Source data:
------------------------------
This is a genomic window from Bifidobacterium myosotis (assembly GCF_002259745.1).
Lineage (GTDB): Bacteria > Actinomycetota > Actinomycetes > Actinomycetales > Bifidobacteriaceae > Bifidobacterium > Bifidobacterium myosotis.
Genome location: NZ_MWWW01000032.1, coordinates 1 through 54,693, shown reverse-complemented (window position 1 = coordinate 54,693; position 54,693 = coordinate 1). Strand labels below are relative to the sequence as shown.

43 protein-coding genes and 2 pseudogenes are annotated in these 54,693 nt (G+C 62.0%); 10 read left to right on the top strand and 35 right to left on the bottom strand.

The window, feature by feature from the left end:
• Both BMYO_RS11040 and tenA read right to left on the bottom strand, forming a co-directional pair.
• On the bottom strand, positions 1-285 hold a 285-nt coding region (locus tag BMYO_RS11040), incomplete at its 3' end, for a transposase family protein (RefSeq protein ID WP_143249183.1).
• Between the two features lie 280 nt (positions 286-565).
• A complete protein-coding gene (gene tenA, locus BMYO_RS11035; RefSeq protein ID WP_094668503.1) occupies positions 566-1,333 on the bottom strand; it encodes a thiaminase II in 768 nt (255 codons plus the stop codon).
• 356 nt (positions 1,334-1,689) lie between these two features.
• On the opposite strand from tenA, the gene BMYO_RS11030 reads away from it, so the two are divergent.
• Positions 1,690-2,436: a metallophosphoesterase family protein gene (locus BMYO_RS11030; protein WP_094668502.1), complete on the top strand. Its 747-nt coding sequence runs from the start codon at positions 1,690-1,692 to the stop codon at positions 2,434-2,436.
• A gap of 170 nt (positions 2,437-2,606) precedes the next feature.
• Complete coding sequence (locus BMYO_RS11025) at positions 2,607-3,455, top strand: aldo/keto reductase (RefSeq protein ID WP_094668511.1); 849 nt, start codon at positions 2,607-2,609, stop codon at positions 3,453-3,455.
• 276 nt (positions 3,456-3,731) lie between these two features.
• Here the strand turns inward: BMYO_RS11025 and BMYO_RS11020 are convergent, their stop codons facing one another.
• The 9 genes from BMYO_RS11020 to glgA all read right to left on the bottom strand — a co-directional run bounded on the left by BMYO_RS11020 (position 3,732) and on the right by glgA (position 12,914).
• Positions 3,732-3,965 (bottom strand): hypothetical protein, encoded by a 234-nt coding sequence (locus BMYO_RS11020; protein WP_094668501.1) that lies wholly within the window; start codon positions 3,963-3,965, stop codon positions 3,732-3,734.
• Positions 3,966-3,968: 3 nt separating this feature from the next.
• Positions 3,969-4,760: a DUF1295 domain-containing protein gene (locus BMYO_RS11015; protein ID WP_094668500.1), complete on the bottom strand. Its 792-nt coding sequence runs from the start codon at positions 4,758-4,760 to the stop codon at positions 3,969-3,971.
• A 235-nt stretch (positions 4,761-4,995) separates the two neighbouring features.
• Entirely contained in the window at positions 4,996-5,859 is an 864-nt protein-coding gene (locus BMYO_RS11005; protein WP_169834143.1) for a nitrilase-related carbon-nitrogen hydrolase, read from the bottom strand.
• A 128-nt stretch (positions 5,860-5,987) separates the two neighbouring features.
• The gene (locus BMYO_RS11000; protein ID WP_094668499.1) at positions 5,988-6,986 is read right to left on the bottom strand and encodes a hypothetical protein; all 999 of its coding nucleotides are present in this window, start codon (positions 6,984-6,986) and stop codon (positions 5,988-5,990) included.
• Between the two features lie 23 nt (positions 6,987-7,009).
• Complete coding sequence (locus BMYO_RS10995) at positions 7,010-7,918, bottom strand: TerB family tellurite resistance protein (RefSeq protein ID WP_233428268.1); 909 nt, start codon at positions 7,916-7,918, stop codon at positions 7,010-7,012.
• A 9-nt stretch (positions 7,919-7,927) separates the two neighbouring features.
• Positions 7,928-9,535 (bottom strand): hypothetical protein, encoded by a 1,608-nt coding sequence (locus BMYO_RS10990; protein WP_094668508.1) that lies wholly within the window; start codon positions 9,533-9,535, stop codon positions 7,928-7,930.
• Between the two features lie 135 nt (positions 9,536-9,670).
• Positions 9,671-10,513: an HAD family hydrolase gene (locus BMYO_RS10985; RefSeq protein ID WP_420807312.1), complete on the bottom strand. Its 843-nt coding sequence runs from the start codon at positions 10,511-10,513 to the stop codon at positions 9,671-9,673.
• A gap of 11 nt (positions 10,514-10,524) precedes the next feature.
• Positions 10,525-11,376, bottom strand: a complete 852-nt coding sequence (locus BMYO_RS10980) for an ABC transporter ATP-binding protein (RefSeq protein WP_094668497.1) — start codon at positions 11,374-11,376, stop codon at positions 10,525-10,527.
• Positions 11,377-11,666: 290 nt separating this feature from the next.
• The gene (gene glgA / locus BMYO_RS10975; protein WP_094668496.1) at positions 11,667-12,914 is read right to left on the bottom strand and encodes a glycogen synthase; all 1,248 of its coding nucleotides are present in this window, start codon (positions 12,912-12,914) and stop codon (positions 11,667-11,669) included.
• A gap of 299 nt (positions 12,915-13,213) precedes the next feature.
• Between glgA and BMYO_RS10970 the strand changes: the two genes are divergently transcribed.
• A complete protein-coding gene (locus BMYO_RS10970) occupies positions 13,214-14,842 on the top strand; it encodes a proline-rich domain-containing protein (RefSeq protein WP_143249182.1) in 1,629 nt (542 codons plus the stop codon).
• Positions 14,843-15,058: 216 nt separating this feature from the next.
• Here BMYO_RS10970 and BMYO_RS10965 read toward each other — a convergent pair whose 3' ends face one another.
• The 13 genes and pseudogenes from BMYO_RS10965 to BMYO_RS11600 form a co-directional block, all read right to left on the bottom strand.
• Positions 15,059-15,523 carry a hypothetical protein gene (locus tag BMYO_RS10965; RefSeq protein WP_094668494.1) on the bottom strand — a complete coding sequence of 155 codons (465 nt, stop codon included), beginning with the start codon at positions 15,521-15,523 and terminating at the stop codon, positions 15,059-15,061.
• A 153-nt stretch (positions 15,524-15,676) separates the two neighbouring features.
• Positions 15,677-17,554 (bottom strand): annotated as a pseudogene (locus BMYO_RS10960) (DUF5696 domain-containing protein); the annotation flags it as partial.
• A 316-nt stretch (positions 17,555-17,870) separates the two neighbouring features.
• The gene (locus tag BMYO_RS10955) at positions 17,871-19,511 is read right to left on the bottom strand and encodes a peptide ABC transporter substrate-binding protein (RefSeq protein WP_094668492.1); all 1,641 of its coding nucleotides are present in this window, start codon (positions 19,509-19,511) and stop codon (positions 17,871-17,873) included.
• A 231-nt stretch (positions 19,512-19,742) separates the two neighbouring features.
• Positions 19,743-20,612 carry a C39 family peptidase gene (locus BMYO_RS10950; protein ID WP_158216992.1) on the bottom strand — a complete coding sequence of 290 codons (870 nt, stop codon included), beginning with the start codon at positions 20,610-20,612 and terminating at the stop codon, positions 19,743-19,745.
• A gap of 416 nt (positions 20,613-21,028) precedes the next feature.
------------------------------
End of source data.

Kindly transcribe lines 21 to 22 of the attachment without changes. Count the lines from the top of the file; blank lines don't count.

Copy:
• A 235-nt stretch (positions 4,761-4,995) separates the two neighbouring features.
• Entirely contained in the window at positions 4,996-5,859 is an 864-nt protein-coding gene (locus BMYO_RS11005; protein WP_169834143.1) for a nitrilase-related carbon-nitrogen hydrolase, read from the bottom strand.